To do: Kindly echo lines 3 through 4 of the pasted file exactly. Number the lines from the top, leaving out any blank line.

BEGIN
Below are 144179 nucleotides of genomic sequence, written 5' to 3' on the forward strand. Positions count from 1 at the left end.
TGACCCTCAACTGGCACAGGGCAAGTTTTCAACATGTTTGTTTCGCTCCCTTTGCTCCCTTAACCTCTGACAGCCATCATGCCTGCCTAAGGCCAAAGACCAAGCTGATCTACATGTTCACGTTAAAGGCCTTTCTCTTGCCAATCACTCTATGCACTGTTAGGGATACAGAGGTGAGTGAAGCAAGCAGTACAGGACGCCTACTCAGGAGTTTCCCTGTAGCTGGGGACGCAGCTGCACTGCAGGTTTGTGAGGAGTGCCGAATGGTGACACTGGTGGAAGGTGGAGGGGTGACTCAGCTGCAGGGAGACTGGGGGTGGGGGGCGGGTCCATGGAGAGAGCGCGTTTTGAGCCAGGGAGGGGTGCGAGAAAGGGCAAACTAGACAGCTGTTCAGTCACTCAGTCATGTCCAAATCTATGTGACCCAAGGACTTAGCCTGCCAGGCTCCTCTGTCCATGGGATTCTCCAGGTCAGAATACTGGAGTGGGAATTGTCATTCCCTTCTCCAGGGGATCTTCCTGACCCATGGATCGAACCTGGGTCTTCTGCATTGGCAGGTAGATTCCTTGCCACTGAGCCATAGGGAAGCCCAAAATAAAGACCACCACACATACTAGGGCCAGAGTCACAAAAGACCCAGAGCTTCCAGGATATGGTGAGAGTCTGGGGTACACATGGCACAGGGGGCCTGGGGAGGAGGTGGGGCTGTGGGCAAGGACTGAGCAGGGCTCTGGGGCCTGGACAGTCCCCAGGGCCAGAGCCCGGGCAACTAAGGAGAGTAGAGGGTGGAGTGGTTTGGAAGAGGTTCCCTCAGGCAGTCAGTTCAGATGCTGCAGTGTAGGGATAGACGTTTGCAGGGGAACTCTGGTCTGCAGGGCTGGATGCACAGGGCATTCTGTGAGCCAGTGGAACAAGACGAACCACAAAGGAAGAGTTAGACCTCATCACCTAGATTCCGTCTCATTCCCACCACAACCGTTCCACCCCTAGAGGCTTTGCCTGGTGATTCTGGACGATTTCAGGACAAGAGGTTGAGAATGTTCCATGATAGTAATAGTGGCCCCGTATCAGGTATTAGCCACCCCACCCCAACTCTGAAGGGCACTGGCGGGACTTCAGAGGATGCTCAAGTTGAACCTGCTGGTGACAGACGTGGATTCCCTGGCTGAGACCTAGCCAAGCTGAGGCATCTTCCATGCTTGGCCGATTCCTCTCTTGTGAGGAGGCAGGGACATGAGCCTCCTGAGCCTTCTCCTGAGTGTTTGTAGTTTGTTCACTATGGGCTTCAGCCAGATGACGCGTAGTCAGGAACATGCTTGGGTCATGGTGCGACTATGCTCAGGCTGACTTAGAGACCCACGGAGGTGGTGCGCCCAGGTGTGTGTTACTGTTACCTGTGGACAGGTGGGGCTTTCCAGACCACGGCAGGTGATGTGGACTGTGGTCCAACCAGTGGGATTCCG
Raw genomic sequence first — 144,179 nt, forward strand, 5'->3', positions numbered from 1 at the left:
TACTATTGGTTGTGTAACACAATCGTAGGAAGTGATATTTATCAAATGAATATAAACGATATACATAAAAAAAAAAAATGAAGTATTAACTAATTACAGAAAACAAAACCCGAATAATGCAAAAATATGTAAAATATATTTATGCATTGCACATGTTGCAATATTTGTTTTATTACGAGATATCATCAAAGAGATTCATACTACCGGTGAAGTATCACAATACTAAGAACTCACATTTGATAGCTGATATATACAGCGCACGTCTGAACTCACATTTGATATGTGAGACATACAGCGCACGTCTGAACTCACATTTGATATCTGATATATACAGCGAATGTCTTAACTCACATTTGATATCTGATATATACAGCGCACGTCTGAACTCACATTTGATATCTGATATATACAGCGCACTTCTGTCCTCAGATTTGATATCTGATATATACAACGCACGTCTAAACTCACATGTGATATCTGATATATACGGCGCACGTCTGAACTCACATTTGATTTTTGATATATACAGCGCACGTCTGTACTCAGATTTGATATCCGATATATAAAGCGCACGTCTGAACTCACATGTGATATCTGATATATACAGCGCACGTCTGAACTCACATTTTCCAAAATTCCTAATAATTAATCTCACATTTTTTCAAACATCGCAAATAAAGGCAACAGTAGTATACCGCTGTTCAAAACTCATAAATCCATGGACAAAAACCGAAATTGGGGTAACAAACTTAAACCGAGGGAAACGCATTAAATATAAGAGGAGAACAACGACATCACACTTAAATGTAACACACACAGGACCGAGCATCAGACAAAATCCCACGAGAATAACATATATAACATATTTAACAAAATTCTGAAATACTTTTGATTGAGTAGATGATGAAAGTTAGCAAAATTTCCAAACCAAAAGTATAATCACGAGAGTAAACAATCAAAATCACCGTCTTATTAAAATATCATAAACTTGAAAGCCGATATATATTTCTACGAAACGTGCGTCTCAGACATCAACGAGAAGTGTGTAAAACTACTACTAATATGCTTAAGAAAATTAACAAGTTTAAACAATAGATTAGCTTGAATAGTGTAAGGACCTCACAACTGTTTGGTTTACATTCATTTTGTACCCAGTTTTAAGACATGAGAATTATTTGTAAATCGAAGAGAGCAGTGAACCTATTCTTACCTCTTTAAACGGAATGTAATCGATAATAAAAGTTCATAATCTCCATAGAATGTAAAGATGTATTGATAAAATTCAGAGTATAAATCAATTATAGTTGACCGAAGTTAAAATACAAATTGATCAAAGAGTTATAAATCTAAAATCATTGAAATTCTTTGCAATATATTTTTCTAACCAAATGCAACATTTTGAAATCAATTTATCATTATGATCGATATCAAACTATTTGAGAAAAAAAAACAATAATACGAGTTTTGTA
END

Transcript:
Raw genomic sequence first — 144,179 nt, forward strand, 5'->3', positions numbered from 1 at the left:
TACTATTGGTTGTGTAACACAATCGTAGGAAGTGATATTTATCAAATGAATATAAACGATATACATAAAAAAAAAAAATGAAGTATTAACTAATTACAGAAAACAAAACCCGAATAATGCAAAAATATGTAAAATATATTTATGCATTGCACATGTTGCAATATTTGTTTTATTACGAGATATCATCAAAGAGATTCATACTACCGGTGAAGTATCACAATACTAAGAACTCACATTTGATAGCTGATATATACAGCGCACGTCTGAACTCACATTTGATATGTGAGACATACAGCGCACGTCTGAACTCACATTTGATATCTGATATATACAGCGAATGTCTTAACTCACATTTGATATCTGATATATACAGCGCACGTCTGAACTCACATTTGATATCTGATATATACAGCGCACTTCTGTCCTCAGATTTGATATCTGATATATACAACGCACGTCTAAACTCACATGTGATATCTGATATATACGGCGCACGTCTGAACTCACATTTGATTTTTGATATATACAGCGCACGTCTGTACTCAGATTTGATATCCGATATATAAAGCGCACGTCTGAACTCACATGTGATATCTGATATATACAGCGCACGTCTGAACTCACATTTTCCAAAATTCCTAATAATTAATCTCACATTTTTTCAAACATCGCAAATAAAGGCAACAGTAGTATACCGCTGTTCAAAACTCATAAATCCATGGACAAAAACCGAAATTGGGGTAACAAACTTAAACCGAGGGAAACGCATTAAATATAAGAGGAGAACAACGACATCACACTTAAATGTAACACACACAGGACCGAGCATCAGACAAAATCCCACGAGAATAACATATATAACATATTTAACAAAATTCTGAAATACTTTTGATTGAGTAGATGATGAAAGTTAGCAAAATTTCCAAACCAAAAGTATAATCACGAGAGTAAACAATCAAAATCACCGTCTTATTAAAATATCATAAACTTGAAAGCCGATATATATTTCTACGAAACGTGCGTCTCAGACATCAACGAGAAGTGTGTAAAACTACTACTAATATGCTTAAGAAAATTAACAAGTTTAAACAATAGATTAGCTTGAATAGTGTAAGGACCTCACAACTGTTTGGTTTACATTCATTTTGTACCCAGTTTTAAGACATGAGAATTATTTGTAAATCGAAGAGAGCAGTGAACCTATTCTTACCTCTTTAAACGGAATGTAATCGATAATAAAAGTTCATAATCTCCATAGAATGTAAAGATGTATTGATAAAATTCAGAGTATAAATCAATTATAGTTGACCGAAGTTAAAATACAAATTGATCAAAGAGTTATAAATCTAAAATCATTGAAATTCTTTGCAATATATTTTTCTAACCAAATGCAACATTTTGAAATCAATTTATCATTATGATCGATATCAAACTATTTGAGAAAAAAAAACAATAATACGAGTTTTGTA